Old School is New Again
Kent Booty Associate Editor
Longwood University has practiced sustainability by heating with wood products for 26 years. That practice, which possibly is unique among state colleges in Virginia, will be even more fuel-efficient once the new heating plant opens in January 2010.
"Right now sawdust covers about 70 to 80 percent of our heating load, and it supplies 100 percent until the coldest months of the year," said Rick Myers, director of Facilities Management. "However, once the new plant comes online, sawdust will supply 100 percent of our fuel needs 12 months out of the year."
The new heating plant, going up on Barlow Field where Longwood's field hockey team once played, will have two storage silos for the sawdust that is Longwood's primary heating fuel. The side-by-side silos, enclosed within the 11,500-square foot building, are 40 feet tall, have a combined storage capacity of 40,000 cubic feet, and are made of poured concrete. The facility will have two hybrid wood boilers, which can burn either wood products or oil, and the capacity for a third boiler to be added later.
The new plant will replace a heating plant that dates to 1939. One end of the new building is less than 50 feet from one side of the old plant, which fronts on Madison Street, directly behind Graham Hall, and features a familiar smokestack.That section of the new plant, long and rectangular,will house the boilers, one of which will be new. The silos will be in the other, slightly taller section, near Venable Street.The plant is being built by Branch & Associates Inc. of Roanoke and was designed by RMF Engineering Inc. of Baltimore. The cost of the project is $12.14 million.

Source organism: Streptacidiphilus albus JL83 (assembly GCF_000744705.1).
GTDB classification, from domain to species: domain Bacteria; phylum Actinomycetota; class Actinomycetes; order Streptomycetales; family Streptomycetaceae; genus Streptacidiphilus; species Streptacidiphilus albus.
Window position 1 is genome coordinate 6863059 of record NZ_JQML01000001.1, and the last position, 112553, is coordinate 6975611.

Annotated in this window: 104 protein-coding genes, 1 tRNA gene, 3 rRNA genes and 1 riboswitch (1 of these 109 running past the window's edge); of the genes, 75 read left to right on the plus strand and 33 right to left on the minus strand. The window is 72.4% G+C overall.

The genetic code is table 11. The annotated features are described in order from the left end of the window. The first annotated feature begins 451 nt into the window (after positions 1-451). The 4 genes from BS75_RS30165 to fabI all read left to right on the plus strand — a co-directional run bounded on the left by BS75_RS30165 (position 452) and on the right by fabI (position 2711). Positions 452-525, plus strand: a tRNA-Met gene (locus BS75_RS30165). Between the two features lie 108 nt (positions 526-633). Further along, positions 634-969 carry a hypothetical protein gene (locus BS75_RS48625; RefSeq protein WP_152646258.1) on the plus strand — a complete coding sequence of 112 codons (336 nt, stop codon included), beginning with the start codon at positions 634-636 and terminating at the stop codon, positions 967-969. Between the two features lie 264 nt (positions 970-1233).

The existing boiler that will go in the new plant is currentlyin a building of corrugated steel that adjoins the old plant and opened in 2005. "That boiler, at the moment, burns only sawdust, but once it's moved to the new building it will also be permitted to burn No. 6 fuel oil, which is the back-up fuel Longwood burns when it's not burning sawdust," said Bob Chambers, project inspection manager for Facilities Management, who is overseeing the construction of the heating plant. Each boiler has a capacity of 600 boiler horsepower, which can produce 20,700 poundsof saturated steam per hour.
The boiler fuel feeder system (the way in which sawdust is fed into the boilers' furnace) will be more efficient and reliable in the new heating plant compared to the system in the current plant. "The system will utilize air instead of an auger system, greatly reducing the amount of unburned wood waste and downtime due to repair," said Myers.
Longwood has burned wood products since switching from No. 6 fuel oil as a primary fuel in 1983. The university has burned wood chips, sawdust and other types of wood products. Now it burns sawdust; mostly pine and some hardwood.The sawdust, primarily a waste product from mills, is relatively inexpensive and biodegradable. Burning the sawdust is not only cost-effective but ecologically responsible, due to its hazardous emissions being lower than gas, oil and coal.
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